It's also likely Mourinho will drop further hints about a bid for Wayne Rooney, if only to unsettle United further. The suggestion that Mourinho would like to use a 4-3-3 more frequently may also lead to a move for a central midfielder. Interest in Fredy Guarin may have cooled after Inter said he would cost £15 million.
Liverpool finds itself in an unexpected position. Few thought it would be doing anything more than challenging for top four and Champions League qualification this season, but with all the title contenders bar United still to play at home, there is the possibility of a genuine tilt at the trophy, which might encourage a couple of January buys.
Liverpool has been strikingly linked with moves for Basel's Egyptian winger Mohamed Salah, who would relieve the burden on Philippe Coutinho, and Sevilla's Croatian midfielder Ivan Rakitic, who offers creativity either centrally or on the left.
Like Liverpool, Everton finds itself contemplating making signings to bolster an unexpected challenge, in its case for the top four. With Nikica Jelvaic seemingly on his way out, perhaps to Crystal Palace, there is need of an additional forward to cover for the on-loan Romelu Lokaku, with Roberto Martinez thought to be interested in another Belgian, 20-year-old Michy Batshuayi from Standard Liege. He has also been linked with Arsenal, though.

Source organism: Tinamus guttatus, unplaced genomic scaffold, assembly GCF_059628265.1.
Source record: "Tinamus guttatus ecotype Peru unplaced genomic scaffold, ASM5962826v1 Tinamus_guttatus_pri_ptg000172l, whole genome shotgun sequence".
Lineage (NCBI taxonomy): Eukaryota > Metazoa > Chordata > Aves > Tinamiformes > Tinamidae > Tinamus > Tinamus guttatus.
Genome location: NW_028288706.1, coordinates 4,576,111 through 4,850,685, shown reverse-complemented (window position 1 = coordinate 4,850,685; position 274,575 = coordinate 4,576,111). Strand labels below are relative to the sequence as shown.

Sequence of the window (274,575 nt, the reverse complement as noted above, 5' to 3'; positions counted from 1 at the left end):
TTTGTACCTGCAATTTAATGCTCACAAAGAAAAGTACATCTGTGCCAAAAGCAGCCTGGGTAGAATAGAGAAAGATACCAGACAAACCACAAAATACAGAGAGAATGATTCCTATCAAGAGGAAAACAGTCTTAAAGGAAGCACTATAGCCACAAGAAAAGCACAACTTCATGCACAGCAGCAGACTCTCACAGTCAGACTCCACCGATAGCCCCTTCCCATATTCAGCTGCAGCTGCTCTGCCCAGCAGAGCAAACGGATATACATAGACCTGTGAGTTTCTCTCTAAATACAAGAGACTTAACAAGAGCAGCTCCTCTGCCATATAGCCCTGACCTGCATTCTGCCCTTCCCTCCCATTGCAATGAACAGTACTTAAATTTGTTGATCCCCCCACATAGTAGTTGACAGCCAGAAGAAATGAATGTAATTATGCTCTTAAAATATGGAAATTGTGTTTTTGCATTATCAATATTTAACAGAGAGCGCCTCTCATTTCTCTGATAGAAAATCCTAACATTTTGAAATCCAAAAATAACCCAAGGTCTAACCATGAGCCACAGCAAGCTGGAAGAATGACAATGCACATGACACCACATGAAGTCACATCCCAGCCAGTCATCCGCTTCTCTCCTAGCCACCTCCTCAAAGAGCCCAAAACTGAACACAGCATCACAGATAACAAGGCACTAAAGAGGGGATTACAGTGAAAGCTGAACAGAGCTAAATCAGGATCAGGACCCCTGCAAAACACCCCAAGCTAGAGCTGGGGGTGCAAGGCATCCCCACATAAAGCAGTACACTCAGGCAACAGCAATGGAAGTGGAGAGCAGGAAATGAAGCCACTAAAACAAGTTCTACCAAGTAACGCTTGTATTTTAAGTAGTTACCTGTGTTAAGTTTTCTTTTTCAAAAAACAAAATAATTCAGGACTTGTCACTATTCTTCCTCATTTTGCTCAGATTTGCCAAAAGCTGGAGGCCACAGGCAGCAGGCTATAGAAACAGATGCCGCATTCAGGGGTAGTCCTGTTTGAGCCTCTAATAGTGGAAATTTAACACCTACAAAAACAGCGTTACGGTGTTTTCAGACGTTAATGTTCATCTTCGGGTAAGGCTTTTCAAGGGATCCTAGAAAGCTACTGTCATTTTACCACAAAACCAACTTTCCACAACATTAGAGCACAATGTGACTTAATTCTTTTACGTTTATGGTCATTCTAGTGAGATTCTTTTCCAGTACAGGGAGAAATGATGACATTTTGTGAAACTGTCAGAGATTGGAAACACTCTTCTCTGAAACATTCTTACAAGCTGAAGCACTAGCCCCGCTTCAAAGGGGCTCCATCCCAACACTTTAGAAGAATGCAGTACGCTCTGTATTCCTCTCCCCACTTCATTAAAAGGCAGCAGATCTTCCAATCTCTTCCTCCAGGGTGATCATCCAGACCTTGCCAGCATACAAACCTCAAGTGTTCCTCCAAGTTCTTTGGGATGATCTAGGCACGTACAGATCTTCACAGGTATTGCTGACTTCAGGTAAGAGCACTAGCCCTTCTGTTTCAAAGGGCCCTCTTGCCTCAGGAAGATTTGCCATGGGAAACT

Given the disruption caused by the summer signings, Tottenham is probably best served by letting things settle and trying to bed in the new players it already has rather than buying yet more recruits. With Jermain Defoe joining Toronto, though, there is a clear need for an additional center forward, particularly as past history suggests Emmanuel Adebayor struggles to play consistently well for protracted periods.
Spurs, too, have been linked with Vucinic, who is frustrated at his lack of pitch time as the Fernando Llorente-Carlos Tevez partnership blossoms, with Erik Lamela perhaps moving in the opposite direction.
The need for a dynamic central midfielder remains as pressing as ever, but United is in such a mess there are arguments for strengthening in all areas. David Moyes seems determined to bring in an attacking left back to ease the strain on Patrice Evra and he could do with cover on the right as well: with a strategy rooted in getting crosses in from the fullbacks, United become very predictable when Rafael is unavailable and the more staid Phil Jones or Chris Smalling plays on that side.
Longer term, with Rio Ferdinand's career coming to the end, Rooney stalling on a new contract and Robin van Persie's future unclear, there is need for a new central defender and center forward as well, while the wingers haven't exactly impressed this season. In this window, though, the priority must be the middle of midfield: United could go back in for Ander Herrera of Athletic Bilbao, while there are persistent rumors linking Benfica's Serbian midfielder Nemanja Matic to Old Trafford.
Moyes also seems certain to revive his interest in either Fabio Coentrao or Leighton Baines, two attack-minded left backs.